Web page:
A little history
In 1542, Spanish explorer Álvar Núñez Cabeza de Vaca was the first European to discover what is now called Iguazu Falls. He was drawn by the noise of the water, which can be heard at a distance of several kilometers. When the Spanish arrived in the 16th century, the Guarani Indians were the principal inhabitants of the area.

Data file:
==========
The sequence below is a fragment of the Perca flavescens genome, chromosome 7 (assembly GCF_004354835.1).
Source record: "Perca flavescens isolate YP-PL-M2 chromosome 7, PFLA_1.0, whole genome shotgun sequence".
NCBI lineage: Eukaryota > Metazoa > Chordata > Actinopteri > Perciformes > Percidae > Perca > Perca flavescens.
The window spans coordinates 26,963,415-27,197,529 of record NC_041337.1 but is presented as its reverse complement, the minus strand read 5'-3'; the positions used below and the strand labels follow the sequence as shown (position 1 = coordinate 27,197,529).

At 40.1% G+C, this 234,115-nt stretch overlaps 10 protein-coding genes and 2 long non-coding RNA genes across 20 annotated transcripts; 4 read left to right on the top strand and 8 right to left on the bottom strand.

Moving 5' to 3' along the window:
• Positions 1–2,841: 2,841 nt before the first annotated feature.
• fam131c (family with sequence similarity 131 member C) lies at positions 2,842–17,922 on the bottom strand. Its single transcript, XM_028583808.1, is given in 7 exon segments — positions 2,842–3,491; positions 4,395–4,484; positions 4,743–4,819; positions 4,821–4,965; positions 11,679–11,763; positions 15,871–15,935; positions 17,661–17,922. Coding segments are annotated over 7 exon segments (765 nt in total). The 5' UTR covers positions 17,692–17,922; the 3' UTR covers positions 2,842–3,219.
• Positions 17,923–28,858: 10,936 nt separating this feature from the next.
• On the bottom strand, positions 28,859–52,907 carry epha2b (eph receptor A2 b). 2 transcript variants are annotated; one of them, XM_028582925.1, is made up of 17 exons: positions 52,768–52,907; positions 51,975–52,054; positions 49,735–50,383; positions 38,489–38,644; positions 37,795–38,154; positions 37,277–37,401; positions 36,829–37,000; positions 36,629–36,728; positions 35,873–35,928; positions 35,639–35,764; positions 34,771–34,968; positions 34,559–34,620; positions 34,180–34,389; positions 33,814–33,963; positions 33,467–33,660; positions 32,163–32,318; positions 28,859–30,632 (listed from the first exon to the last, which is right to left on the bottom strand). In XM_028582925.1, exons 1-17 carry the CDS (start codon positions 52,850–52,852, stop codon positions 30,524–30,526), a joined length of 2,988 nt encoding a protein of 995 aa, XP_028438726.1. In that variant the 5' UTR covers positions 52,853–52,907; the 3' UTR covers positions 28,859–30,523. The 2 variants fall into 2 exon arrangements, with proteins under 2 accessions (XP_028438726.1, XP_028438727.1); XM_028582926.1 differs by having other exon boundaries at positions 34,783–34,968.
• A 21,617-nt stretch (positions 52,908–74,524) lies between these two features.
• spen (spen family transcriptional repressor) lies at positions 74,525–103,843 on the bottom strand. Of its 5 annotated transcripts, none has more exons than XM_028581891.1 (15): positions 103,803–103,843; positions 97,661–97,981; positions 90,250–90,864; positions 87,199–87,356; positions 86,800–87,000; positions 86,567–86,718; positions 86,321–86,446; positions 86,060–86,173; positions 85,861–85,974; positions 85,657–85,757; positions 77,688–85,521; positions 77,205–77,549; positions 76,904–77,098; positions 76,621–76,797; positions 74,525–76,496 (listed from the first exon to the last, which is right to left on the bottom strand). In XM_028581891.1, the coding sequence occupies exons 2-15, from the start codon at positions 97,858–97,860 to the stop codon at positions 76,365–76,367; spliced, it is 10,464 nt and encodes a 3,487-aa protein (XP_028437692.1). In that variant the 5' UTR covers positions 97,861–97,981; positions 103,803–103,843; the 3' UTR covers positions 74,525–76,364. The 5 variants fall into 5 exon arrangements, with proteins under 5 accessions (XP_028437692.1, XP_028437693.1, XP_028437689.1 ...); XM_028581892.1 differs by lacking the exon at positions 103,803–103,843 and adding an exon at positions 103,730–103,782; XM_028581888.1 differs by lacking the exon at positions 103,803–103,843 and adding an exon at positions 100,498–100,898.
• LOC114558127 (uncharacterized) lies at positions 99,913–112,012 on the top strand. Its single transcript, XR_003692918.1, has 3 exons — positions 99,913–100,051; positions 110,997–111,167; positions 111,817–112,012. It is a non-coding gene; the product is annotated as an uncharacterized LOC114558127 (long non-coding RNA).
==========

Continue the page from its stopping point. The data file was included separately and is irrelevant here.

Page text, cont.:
Despite its early exploration, the area remained occupied only by the Guarani until 1880. In 1881, the province of Corrientes, which at that time included what is now Misiones, sold 50 square leagues (13,000 square kilometres (5,000 sq mi)) at the current site of Puerto Iguazú near the falls. The land changed hands three times in the course of just two years, and ended up as the property of Gregorio Lezama. At that time Misiones separated from Corrientes. Lezama funded a scientific expedition to explore the territory, enlisting Carlos Bosetti and Jordan Hummel for that purpose. Those two explorers later organized the first tourist trip to the falls. In 1888 Lezama also sold the land, this time to Martín Errecaborde and Company.